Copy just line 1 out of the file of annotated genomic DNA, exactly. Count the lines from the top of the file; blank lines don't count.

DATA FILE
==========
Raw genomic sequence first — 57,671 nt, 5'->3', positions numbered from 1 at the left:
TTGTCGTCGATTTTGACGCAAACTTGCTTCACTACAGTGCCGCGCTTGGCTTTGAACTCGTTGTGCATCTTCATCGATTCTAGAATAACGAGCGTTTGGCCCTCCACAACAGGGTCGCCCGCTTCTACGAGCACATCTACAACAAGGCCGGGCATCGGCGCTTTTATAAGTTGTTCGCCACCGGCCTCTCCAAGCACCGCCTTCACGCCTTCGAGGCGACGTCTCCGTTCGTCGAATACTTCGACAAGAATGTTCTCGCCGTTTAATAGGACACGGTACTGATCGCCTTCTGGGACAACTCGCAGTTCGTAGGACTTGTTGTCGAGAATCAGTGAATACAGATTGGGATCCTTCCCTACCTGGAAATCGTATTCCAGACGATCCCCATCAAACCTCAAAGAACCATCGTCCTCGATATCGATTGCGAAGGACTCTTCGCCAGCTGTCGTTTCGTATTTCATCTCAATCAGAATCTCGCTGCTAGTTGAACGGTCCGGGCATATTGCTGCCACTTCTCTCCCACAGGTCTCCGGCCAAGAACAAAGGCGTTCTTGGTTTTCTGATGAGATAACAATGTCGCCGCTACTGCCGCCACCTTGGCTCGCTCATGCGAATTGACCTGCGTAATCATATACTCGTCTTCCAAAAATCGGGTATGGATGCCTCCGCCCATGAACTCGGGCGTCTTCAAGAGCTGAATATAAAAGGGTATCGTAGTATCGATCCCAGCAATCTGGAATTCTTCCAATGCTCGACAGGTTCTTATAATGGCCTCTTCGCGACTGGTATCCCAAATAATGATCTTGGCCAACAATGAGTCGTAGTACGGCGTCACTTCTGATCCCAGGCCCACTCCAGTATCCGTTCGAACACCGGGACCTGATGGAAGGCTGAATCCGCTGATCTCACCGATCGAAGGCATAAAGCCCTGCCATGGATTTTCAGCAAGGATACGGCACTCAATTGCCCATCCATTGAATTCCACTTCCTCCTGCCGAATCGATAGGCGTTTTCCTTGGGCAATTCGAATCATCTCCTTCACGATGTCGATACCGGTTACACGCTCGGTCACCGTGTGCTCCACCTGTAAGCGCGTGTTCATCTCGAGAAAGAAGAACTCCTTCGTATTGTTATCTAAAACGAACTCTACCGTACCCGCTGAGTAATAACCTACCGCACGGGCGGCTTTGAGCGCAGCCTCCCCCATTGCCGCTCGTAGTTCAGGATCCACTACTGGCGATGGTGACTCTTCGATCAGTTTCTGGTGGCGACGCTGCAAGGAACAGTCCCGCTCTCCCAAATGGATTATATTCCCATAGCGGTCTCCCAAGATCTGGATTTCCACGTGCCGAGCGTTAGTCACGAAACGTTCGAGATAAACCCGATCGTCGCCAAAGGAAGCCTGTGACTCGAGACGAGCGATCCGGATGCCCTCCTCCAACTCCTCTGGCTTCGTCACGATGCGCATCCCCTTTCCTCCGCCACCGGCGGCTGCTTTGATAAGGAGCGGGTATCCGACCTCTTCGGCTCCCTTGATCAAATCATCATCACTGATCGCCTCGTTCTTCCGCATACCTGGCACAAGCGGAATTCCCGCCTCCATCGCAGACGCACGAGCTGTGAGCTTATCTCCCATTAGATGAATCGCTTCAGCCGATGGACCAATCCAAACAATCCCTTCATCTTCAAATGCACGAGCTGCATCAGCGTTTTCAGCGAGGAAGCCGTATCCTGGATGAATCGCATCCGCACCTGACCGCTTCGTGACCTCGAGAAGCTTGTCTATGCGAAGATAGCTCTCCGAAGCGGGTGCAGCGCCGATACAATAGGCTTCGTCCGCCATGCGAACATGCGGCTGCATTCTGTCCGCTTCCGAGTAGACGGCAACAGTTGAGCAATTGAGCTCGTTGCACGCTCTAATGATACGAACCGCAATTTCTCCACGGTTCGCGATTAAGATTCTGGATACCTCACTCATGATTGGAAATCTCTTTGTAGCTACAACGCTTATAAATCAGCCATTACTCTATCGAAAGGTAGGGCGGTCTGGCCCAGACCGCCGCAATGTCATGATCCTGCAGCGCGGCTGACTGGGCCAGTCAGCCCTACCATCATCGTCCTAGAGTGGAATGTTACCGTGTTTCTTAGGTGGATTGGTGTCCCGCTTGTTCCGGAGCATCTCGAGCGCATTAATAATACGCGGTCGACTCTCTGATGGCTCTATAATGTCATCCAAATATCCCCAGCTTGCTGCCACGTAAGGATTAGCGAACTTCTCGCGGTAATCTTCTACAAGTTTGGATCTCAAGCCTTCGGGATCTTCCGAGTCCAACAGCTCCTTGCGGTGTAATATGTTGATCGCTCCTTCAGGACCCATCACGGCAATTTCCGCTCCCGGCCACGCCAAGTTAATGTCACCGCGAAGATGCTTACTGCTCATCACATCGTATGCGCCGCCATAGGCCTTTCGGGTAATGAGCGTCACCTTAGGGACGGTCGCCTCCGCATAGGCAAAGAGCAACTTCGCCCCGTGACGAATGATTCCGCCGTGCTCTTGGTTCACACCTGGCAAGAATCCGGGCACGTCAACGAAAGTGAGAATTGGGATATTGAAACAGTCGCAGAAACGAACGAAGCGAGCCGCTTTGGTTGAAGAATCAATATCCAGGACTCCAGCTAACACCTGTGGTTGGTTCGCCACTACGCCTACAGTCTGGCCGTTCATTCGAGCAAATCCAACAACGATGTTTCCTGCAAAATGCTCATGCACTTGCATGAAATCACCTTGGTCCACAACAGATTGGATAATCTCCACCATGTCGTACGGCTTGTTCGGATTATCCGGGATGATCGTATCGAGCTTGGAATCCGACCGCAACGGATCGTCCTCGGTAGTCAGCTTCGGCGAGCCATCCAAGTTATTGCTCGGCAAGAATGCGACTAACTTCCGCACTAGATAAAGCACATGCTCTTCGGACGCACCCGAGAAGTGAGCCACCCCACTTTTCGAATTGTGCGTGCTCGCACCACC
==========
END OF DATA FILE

Raw genomic sequence first — 57,671 nt, 5'->3', positions numbered from 1 at the left: